Haiti-Dominican border closure reaches 55 days amid economic strain
Santo Domingo.- The border between Haiti and the Dominican Republic remains closed by the Haitian government for the 55th consecutive day as of December 7. This ongoing closure continues despite the Dominican Republic’s efforts to reopen the border, deepening the economic difficulties in the border areas.
The initial closure by the Dominican Republic on September 6 was a response to Haitian civilians constructing a canal in Juana Méndez, intended to redirect water from the Masacre River. This action led to significant disruptions for residents of the Dajabón province in the Dominican Republic, who rely heavily on cross-border trade.
While the Dominican side reopened on October 13, introducing temporary trade corridors and implementing stringent military supervision and compulsory biometric registration for Haitians entering, the Haitian side has remained shut. This asymmetrical reopening has allowed only minimal cross-border activity, mostly accommodating stranded Haitian goods on designated days.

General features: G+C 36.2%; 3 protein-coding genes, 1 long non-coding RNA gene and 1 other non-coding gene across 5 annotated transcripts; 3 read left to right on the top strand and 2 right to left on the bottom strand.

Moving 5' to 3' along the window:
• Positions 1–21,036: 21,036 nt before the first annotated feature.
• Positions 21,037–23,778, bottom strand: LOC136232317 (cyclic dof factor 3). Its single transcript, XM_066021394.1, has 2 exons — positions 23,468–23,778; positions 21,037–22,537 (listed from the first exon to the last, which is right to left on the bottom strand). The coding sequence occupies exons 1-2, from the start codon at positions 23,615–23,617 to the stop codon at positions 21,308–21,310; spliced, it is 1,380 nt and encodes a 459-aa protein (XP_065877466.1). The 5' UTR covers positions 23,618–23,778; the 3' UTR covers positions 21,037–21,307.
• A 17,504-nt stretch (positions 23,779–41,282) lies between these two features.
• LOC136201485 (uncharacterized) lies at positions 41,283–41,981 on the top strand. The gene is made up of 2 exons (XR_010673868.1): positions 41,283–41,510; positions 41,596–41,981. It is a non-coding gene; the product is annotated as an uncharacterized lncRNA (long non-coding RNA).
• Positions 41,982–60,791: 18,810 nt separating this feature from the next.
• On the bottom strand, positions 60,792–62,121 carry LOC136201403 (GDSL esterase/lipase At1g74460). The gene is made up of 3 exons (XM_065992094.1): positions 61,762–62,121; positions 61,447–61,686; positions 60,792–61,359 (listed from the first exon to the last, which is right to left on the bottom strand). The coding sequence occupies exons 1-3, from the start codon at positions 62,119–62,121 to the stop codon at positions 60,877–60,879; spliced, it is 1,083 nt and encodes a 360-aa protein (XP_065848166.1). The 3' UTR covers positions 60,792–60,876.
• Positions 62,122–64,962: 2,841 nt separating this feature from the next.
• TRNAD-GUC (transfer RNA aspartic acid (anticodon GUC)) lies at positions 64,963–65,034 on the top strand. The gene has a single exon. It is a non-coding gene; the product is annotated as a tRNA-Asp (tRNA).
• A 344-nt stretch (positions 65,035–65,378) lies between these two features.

A notable event occurred on November 28, when a group of Haitians engaged in binational trade forcibly opened the border gate, temporarily permitting the entry of food and goods into Haiti before it was resealed by authorities.
The enduring closure highlights the ongoing strain and complexities faced by communities along the Haiti-Dominican border, illustrating the delicate balance of environmental, political, and socioeconomic elements in the area.